Martyr’s Eyes

Like you, I have heard a lot about the persecution of the church lately. Let me be very clear here: I do not like it.

There is a pain in my gut that breaks me to the core every time I see or hear about an image of death by hate. I mourn for these families and fear for my own. I wish that it would never happen.

I have to consider Psalm 116:15.

Blessed in the sight of The Lord is the death of His holy ones.

Why?

A man of God does not see the world the same way that the world sees the world.

Prison is not the end of freedom but the beginning of salvation. (ask Joseph)
Humility is not the end of rule but the beginning of leadership. (ask David)
Persecution is not the end of ministry but the beginning of mission. (ask Stephen)
Torture is not the end of joy but the beginning of singing. (ask Paul and Silas)
and,
Death is not the end of life but the beginning of resurrection. (ask any martyr, or just ask Jesus)

If I am being honest, I must admit that I have “America eyes” when it comes to my view of God. I want to see salvation, leadership, mission, singing, and resurrection. Most of the time all I see is prison, humility, persecution, torture, and death.

What must I do to see the former and not the latter?

How do I see Christ?

How can I trade in my America eyes for martyr’s eyes?

Oh, I think we all know the price of martyr’s eyes! Can I pay that price? Would I pay that price? Jesus already paid that price for me. How do I relate to Christ if I am unwilling to pay the price He paid? Do I take up my cross or do I keep my eyes?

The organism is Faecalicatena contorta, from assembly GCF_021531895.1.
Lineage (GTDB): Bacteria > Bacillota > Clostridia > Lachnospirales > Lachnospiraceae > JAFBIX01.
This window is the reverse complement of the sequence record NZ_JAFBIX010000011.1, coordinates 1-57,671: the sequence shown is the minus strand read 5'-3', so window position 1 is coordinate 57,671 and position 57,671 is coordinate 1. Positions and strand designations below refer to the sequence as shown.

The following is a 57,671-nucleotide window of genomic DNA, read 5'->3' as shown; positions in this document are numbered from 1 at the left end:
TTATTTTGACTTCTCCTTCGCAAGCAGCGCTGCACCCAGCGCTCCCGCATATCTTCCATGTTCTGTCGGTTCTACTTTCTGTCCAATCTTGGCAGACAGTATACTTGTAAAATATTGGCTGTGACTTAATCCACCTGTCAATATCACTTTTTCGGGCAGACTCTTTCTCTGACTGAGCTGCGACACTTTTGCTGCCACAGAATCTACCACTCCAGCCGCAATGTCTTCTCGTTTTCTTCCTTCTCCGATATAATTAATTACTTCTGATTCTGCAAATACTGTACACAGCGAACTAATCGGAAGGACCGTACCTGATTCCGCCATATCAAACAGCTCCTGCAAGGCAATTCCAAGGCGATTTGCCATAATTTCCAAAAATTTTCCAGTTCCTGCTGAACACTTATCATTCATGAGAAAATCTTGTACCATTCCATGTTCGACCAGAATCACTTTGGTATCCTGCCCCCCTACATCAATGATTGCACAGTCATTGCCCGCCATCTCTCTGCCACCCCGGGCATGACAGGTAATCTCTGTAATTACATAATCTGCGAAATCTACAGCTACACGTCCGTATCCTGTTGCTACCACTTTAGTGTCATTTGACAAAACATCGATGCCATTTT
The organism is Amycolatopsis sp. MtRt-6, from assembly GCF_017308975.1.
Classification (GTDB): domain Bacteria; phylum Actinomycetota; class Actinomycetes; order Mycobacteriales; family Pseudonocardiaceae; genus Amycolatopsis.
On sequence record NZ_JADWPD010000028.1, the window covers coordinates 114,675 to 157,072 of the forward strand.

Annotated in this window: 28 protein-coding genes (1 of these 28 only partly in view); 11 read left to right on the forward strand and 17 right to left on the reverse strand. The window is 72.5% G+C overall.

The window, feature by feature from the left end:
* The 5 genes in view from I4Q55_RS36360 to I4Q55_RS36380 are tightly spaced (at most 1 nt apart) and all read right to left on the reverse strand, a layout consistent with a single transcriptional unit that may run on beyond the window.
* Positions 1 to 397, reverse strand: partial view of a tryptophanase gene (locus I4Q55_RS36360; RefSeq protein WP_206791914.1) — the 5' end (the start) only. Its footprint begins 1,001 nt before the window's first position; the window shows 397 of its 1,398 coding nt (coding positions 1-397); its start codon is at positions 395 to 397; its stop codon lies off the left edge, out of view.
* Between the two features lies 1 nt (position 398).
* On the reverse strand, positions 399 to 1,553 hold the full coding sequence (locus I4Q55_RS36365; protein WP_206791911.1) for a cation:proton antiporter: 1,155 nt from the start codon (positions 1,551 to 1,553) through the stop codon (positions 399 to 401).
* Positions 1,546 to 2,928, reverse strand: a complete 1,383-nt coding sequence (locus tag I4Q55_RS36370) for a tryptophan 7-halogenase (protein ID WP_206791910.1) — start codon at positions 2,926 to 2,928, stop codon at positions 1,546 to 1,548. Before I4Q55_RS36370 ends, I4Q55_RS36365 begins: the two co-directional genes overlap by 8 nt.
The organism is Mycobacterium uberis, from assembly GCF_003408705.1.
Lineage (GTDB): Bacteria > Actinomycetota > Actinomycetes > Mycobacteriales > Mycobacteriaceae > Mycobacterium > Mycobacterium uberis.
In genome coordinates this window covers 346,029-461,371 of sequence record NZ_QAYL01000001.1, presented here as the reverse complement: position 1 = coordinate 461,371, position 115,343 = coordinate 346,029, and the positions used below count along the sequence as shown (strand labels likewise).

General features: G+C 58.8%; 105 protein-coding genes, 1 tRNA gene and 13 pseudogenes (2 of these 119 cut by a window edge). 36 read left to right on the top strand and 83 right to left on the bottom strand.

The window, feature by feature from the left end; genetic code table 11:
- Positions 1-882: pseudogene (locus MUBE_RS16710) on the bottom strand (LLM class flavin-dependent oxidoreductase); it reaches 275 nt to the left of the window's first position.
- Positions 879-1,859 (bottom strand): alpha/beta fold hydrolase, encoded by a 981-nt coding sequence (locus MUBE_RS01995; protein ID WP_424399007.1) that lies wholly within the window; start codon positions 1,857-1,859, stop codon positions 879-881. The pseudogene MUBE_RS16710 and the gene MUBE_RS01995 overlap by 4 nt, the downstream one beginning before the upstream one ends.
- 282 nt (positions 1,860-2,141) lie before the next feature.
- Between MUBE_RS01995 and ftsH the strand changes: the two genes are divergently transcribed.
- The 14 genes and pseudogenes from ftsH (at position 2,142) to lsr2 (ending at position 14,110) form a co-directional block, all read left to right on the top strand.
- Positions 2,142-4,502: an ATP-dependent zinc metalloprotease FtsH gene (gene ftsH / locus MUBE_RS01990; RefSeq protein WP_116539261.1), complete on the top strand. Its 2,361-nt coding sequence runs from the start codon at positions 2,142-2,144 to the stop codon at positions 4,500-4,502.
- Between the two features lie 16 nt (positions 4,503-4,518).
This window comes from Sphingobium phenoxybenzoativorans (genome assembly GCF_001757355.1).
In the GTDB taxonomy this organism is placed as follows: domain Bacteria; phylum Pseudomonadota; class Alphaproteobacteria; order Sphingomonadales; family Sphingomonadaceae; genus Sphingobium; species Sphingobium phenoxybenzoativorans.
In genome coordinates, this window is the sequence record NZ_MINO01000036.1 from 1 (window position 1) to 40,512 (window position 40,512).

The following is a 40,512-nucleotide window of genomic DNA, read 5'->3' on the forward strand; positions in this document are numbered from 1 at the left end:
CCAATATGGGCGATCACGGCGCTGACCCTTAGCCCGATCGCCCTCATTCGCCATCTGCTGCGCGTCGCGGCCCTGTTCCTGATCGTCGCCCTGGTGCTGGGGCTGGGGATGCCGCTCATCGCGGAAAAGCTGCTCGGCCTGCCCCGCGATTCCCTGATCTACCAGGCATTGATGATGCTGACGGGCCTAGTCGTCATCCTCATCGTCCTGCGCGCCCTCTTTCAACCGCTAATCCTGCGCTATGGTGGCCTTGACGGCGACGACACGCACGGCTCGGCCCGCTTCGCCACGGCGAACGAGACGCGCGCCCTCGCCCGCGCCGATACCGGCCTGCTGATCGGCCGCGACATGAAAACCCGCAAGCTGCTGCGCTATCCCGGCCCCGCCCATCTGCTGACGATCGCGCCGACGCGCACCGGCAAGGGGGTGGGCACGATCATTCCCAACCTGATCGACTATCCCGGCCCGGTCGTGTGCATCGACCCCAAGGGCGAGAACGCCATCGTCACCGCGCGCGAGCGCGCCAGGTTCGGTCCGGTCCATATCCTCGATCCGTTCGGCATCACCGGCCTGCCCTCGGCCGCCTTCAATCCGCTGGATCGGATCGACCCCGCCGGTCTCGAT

Great Lord Jesus, let me see You and what You see.

Maybe they are human like me

The other day I was buying a homeless friend some breakfast. While we were waiting at the counter I was making small talk and I said, “So, Mike, what does your day look like?”

I immediately regretted the question.

Mike lives in the woods. What if I just made him feel bad? Obviously he did not have anything on his “agenda” for the day. What could his calendar look like: wake up in the morning and not have food… then, not clean the not house… don’t forget to not pick up anything from the store…

Mike’s answer surprised me. He had a full day planned. Doctor, tests, look into a job, see some friends, take care of a buddy’s dog. He filled our small talk quota with details about his day.

It was then that I realized what a small-minded, arrogant jerk I really am.

I assumed Mike was fully employed at being homeless.
I assumed he was less of a person because he did not have a key ring.
I assumed he was helpless because he was unbathed.
I assumed he was foolish because he had not made the exact same choices that I had made. (many of which I now look at as foolish)

Instead, Mike had more to do today than he could get done.
Oh wait, maybe that was me that had too much to do.
Maybe that was why I had never asked a homeless friend what his day looked like.
Maybe I should take more time out to do that.

Maybe they are human like me.

Jesus, grant me the integrity to see people as people and not as status. Humble me enough to remember that I am not at the top of the food chain, but that You are.
And, please give me ears to hear the people that I don’t value, maybe nobody values, as treasured friends.